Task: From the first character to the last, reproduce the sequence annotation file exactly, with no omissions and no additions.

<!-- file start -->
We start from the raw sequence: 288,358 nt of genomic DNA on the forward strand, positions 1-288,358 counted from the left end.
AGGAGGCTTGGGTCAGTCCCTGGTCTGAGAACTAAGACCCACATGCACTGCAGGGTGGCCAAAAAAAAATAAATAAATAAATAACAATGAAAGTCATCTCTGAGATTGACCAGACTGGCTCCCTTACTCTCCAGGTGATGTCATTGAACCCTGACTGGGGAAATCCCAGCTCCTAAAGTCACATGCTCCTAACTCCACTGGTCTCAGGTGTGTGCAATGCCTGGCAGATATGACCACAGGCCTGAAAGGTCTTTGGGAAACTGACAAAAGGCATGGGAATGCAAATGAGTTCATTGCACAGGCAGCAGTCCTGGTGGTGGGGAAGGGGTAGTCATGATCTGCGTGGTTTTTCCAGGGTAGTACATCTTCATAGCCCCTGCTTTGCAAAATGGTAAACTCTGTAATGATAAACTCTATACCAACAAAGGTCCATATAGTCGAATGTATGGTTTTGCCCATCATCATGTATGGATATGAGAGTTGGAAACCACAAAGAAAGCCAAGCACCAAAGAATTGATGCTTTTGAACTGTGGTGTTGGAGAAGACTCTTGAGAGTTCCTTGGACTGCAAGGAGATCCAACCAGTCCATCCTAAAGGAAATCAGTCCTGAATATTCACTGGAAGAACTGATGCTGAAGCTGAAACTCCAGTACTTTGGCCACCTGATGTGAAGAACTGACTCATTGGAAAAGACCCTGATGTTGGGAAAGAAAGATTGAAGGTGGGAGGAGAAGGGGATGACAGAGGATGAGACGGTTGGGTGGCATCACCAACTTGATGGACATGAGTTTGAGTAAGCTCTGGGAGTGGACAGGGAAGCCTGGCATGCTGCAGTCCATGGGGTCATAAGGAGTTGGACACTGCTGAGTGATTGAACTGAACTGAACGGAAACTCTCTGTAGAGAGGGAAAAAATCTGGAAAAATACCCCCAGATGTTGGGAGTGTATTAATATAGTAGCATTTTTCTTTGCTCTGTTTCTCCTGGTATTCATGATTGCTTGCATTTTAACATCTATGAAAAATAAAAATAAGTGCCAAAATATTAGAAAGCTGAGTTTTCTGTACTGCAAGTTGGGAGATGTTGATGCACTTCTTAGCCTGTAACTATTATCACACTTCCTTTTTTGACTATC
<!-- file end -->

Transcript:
We start from the raw sequence: 288,358 nt of genomic DNA on the forward strand, positions 1-288,358 counted from the left end.
AGGAGGCTTGGGTCAGTCCCTGGTCTGAGAACTAAGACCCACATGCACTGCAGGGTGGCCAAAAAAAAATAAATAAATAAATAACAATGAAAGTCATCTCTGAGATTGACCAGACTGGCTCCCTTACTCTCCAGGTGATGTCATTGAACCCTGACTGGGGAAATCCCAGCTCCTAAAGTCACATGCTCCTAACTCCACTGGTCTCAGGTGTGTGCAATGCCTGGCAGATATGACCACAGGCCTGAAAGGTCTTTGGGAAACTGACAAAAGGCATGGGAATGCAAATGAGTTCATTGCACAGGCAGCAGTCCTGGTGGTGGGGAAGGGGTAGTCATGATCTGCGTGGTTTTTCCAGGGTAGTACATCTTCATAGCCCCTGCTTTGCAAAATGGTAAACTCTGTAATGATAAACTCTATACCAACAAAGGTCCATATAGTCGAATGTATGGTTTTGCCCATCATCATGTATGGATATGAGAGTTGGAAACCACAAAGAAAGCCAAGCACCAAAGAATTGATGCTTTTGAACTGTGGTGTTGGAGAAGACTCTTGAGAGTTCCTTGGACTGCAAGGAGATCCAACCAGTCCATCCTAAAGGAAATCAGTCCTGAATATTCACTGGAAGAACTGATGCTGAAGCTGAAACTCCAGTACTTTGGCCACCTGATGTGAAGAACTGACTCATTGGAAAAGACCCTGATGTTGGGAAAGAAAGATTGAAGGTGGGAGGAGAAGGGGATGACAGAGGATGAGACGGTTGGGTGGCATCACCAACTTGATGGACATGAGTTTGAGTAAGCTCTGGGAGTGGACAGGGAAGCCTGGCATGCTGCAGTCCATGGGGTCATAAGGAGTTGGACACTGCTGAGTGATTGAACTGAACTGAACGGAAACTCTCTGTAGAGAGGGAAAAAATCTGGAAAAATACCCCCAGATGTTGGGAGTGTATTAATATAGTAGCATTTTTCTTTGCTCTGTTTCTCCTGGTATTCATGATTGCTTGCATTTTAACATCTATGAAAAATAAAAATAAGTGCCAAAATATTAGAAAGCTGAGTTTTCTGTACTGCAAGTTGGGAGATGTTGATGCACTTCTTAGCCTGTAACTATTATCACACTTCCTTTTTTGACTATC